BBC has been advised to carry advertising on international versions of its public service Internet site, BBC Online, as one way of making money to fund the new era of digital television.
It was also told to pump private money into its commercial arm BBC Worldwide, which runs a revenue based Web site Beeb.com.
These were some of the recommendations of the Davies review panel, commissioned to look into the future of the BBC's funding, which released its report yesterday.
The panel toyed with the idea of recommending that the BBC carries advertising on BBC Online, thus turning it onto a fully commercial operation and possibly floating it on the stock market.
However, it was decided that as it is expected to become a core part of the company’s public service in the future, advertising would stunt its development as it would not be allowed to promote itself on BBC TV channels as it does now.
As around half of BBC Online's Web readers are outside the UK, the panel decided the most effective move would be to launch separate Online services, such as BBC Online America. It would then make money by receiving advertising and ecommerce revenues, where the UK version will continue to be funded by the license fee.
The BBC said it welcomed this recommendation, adding in a statement, “We are actively exploring ways of making Online separately available to international Internet users. These include deals with US portal sites to host BBC Online content and mirror sites taking advertising.”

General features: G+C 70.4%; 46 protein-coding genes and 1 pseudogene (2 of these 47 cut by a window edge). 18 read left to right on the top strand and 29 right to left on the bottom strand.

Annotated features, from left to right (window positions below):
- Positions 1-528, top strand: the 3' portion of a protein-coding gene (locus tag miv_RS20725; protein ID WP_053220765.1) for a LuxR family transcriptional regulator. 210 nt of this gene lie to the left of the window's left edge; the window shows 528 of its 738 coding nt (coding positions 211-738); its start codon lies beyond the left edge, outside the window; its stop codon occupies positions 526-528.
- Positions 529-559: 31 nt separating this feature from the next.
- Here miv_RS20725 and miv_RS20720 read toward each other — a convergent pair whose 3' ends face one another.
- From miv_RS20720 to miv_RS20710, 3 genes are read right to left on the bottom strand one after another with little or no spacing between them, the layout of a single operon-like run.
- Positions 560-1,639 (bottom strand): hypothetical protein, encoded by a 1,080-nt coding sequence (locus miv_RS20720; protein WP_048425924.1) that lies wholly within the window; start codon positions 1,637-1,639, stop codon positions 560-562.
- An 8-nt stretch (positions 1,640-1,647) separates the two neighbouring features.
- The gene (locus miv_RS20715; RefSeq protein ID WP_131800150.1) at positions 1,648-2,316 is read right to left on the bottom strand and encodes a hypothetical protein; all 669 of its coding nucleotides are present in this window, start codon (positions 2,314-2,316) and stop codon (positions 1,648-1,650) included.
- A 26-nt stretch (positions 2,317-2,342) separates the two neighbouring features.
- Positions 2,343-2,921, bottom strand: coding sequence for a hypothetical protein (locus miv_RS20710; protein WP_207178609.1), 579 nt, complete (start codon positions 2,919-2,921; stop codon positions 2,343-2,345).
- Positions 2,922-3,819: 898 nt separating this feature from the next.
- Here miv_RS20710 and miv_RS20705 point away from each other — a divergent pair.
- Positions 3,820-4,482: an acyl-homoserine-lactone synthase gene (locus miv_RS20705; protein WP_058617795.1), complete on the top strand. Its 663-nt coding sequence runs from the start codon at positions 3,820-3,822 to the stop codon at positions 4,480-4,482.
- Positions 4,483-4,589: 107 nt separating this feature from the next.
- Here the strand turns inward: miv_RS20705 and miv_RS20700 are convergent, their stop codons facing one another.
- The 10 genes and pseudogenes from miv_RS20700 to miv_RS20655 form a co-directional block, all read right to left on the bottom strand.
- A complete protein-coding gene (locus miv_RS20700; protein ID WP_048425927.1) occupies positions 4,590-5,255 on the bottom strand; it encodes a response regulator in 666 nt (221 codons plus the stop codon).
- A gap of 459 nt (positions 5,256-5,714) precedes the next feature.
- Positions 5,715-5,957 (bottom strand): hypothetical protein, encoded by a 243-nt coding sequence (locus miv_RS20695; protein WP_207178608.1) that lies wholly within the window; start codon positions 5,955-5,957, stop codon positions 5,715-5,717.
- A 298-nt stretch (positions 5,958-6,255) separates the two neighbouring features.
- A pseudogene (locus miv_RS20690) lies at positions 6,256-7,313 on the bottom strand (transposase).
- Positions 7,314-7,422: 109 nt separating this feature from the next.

The amount of non license fee paying visitors taking advantage of BBC Online was just one of the many concerns voiced by its competitors. The British Internet Publisher Alliance which includes the online operations of ITN, News International, United News and Media and the Telegraph, believe this is one example of how the unique position of the BBC means it enjoys an unfair advantage in the highly competitive online market. See Newswire 5 July
The panel also decided that that the present structure of the BBC is preventing it from fully exploiting its commercial activities such as Beeb.com, while attracting criticism from competitors.
It was recommended that the BBC should sell a 49 per cent stake of BBC Worldwide to private investors in order to achieve greater revenue and to further develop Beeb.com.
The BBC however was not keen on this option, saying that while it agrees with the panel that it should make the best use of all its assets, BBC Worldwide should instead remain a wholly owned subsidiary and should work with a wide range of private sector partners.
The BBC will report back to the panel on these recommendations by the end of the year.
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